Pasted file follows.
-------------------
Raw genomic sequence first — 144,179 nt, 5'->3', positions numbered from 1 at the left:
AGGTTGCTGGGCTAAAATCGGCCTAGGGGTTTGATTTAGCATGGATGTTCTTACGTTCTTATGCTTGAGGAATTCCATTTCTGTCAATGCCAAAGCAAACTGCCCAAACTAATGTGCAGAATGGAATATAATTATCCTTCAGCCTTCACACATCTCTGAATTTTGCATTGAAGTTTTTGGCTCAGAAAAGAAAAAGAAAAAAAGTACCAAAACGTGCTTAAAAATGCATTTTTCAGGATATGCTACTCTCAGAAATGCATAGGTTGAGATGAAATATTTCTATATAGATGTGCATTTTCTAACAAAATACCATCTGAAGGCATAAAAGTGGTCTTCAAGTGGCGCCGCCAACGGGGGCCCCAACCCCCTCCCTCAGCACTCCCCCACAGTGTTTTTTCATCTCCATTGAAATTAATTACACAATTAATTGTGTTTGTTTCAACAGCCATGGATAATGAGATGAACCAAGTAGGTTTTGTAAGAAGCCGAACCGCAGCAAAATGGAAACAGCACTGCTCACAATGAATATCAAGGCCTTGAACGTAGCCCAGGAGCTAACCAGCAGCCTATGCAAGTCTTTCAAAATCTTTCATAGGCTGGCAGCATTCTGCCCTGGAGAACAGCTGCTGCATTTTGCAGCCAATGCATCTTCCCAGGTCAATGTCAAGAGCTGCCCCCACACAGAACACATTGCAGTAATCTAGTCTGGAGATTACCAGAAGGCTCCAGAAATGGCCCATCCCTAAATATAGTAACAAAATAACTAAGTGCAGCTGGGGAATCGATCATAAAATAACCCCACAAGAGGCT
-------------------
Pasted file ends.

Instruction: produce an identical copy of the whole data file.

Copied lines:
Raw genomic sequence first — 144,179 nt, 5'->3', positions numbered from 1 at the left:
AGGTTGCTGGGCTAAAATCGGCCTAGGGGTTTGATTTAGCATGGATGTTCTTACGTTCTTATGCTTGAGGAATTCCATTTCTGTCAATGCCAAAGCAAACTGCCCAAACTAATGTGCAGAATGGAATATAATTATCCTTCAGCCTTCACACATCTCTGAATTTTGCATTGAAGTTTTTGGCTCAGAAAAGAAAAAGAAAAAAAGTACCAAAACGTGCTTAAAAATGCATTTTTCAGGATATGCTACTCTCAGAAATGCATAGGTTGAGATGAAATATTTCTATATAGATGTGCATTTTCTAACAAAATACCATCTGAAGGCATAAAAGTGGTCTTCAAGTGGCGCCGCCAACGGGGGCCCCAACCCCCTCCCTCAGCACTCCCCCACAGTGTTTTTTCATCTCCATTGAAATTAATTACACAATTAATTGTGTTTGTTTCAACAGCCATGGATAATGAGATGAACCAAGTAGGTTTTGTAAGAAGCCGAACCGCAGCAAAATGGAAACAGCACTGCTCACAATGAATATCAAGGCCTTGAACGTAGCCCAGGAGCTAACCAGCAGCCTATGCAAGTCTTTCAAAATCTTTCATAGGCTGGCAGCATTCTGCCCTGGAGAACAGCTGCTGCATTTTGCAGCCAATGCATCTTCCCAGGTCAATGTCAAGAGCTGCCCCCACACAGAACACATTGCAGTAATCTAGTCTGGAGATTACCAGAAGGCTCCAGAAATGGCCCATCCCTAAATATAGTAACAAAATAACTAAGTGCAGCTGGGGAATCGATCATAAAATAACCCCACAAGAGGCT